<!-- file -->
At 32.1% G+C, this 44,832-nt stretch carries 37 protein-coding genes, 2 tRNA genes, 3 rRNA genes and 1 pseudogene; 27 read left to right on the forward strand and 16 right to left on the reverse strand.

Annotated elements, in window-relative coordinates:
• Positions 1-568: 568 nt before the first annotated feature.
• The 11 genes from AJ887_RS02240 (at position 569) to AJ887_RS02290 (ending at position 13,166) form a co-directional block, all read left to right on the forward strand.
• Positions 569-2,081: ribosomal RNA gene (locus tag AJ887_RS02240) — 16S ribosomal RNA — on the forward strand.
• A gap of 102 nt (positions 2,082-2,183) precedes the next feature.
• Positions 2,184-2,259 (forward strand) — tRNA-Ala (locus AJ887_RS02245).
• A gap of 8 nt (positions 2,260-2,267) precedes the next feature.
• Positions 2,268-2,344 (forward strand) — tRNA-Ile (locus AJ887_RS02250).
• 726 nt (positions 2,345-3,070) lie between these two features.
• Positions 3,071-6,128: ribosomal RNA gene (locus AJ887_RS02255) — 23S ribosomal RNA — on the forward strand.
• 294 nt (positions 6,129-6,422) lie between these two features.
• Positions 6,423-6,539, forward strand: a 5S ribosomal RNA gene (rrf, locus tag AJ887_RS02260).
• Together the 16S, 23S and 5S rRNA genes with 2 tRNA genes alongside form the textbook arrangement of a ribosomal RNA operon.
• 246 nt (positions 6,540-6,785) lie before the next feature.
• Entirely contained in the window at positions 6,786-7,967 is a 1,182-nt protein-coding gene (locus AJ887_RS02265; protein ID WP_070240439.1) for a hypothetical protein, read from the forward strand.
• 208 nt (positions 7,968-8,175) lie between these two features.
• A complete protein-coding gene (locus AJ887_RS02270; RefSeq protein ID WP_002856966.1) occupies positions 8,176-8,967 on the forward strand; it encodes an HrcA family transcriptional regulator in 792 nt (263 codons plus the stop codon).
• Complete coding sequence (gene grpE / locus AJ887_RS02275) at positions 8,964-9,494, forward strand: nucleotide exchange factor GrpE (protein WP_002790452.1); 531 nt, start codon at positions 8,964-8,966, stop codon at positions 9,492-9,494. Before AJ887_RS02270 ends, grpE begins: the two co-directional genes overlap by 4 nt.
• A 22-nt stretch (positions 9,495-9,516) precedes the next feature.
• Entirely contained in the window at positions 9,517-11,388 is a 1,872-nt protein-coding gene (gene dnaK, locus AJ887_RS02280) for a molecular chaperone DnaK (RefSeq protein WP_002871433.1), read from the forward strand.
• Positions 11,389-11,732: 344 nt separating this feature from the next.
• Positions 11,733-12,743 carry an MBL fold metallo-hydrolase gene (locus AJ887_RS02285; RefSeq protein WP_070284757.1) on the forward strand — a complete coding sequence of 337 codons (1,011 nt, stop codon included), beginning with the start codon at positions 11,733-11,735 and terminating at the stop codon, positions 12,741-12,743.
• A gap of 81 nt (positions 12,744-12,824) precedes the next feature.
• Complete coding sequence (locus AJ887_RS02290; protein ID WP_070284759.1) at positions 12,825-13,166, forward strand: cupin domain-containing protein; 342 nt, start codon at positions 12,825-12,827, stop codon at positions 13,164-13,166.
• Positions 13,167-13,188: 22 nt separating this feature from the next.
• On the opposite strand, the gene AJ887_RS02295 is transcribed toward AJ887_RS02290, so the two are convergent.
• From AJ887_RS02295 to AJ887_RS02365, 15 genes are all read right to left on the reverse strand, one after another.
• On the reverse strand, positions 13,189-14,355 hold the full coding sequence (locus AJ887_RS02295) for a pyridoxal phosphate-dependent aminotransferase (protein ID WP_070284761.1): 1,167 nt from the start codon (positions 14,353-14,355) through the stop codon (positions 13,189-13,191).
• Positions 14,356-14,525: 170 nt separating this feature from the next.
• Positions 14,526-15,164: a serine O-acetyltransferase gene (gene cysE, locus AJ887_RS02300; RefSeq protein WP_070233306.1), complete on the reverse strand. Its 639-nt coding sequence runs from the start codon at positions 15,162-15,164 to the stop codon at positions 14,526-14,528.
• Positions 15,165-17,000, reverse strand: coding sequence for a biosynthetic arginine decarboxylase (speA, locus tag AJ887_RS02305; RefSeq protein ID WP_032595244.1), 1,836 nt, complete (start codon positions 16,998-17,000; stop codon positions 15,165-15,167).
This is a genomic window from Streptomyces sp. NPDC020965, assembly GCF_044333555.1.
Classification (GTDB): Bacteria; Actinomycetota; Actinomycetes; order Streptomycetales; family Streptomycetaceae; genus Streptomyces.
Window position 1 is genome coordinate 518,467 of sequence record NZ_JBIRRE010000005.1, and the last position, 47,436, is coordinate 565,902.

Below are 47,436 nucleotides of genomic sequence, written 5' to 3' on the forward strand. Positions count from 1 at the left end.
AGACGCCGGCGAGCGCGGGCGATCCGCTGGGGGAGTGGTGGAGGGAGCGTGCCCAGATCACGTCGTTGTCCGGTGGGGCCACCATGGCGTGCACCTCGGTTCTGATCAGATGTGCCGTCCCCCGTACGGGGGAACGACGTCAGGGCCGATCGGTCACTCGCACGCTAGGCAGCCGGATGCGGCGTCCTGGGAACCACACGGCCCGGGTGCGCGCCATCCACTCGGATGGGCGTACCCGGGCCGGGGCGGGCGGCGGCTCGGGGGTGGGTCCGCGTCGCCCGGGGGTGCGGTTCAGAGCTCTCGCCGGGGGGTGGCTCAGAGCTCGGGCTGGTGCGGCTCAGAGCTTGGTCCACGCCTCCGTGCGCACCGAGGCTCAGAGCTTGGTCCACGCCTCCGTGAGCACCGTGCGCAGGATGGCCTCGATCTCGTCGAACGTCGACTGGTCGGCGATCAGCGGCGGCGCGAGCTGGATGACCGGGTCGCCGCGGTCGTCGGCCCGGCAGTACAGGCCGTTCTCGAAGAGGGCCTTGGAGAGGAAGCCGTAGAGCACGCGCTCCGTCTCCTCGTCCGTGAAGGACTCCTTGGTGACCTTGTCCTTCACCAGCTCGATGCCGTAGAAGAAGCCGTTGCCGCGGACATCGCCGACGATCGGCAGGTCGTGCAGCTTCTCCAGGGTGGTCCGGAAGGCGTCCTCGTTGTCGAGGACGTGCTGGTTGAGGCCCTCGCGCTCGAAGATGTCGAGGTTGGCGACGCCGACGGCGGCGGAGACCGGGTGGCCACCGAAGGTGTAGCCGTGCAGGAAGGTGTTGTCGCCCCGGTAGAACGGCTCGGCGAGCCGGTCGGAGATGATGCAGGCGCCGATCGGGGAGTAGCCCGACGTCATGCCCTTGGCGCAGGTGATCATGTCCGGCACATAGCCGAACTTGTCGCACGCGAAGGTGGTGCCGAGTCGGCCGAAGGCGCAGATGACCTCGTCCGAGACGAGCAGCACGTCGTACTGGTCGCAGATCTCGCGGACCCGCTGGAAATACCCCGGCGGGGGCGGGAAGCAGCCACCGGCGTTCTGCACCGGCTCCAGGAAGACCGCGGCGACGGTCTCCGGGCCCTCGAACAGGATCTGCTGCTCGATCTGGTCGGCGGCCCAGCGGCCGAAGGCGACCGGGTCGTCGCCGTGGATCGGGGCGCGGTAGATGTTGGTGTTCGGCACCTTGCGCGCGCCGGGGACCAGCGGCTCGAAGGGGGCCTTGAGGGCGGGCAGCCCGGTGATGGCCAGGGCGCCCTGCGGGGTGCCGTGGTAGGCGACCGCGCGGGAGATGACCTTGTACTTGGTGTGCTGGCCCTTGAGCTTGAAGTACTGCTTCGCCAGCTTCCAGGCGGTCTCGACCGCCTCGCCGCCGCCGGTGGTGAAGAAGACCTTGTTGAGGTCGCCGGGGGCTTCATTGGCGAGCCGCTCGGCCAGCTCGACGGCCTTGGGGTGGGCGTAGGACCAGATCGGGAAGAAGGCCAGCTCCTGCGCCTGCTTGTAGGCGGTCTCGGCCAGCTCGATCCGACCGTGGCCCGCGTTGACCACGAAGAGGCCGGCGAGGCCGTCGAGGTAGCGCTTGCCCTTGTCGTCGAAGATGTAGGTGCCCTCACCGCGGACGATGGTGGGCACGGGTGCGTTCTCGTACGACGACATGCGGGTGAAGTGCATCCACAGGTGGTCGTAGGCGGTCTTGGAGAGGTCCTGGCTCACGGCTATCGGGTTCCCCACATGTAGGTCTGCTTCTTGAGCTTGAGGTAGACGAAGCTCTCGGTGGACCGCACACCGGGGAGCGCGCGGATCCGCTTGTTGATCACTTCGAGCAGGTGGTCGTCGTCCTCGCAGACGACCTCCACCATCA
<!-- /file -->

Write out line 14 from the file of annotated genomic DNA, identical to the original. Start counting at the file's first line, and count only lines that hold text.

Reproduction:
• Together the 16S, 23S and 5S rRNA genes with 2 tRNA genes alongside form the textbook arrangement of a ribosomal RNA operon.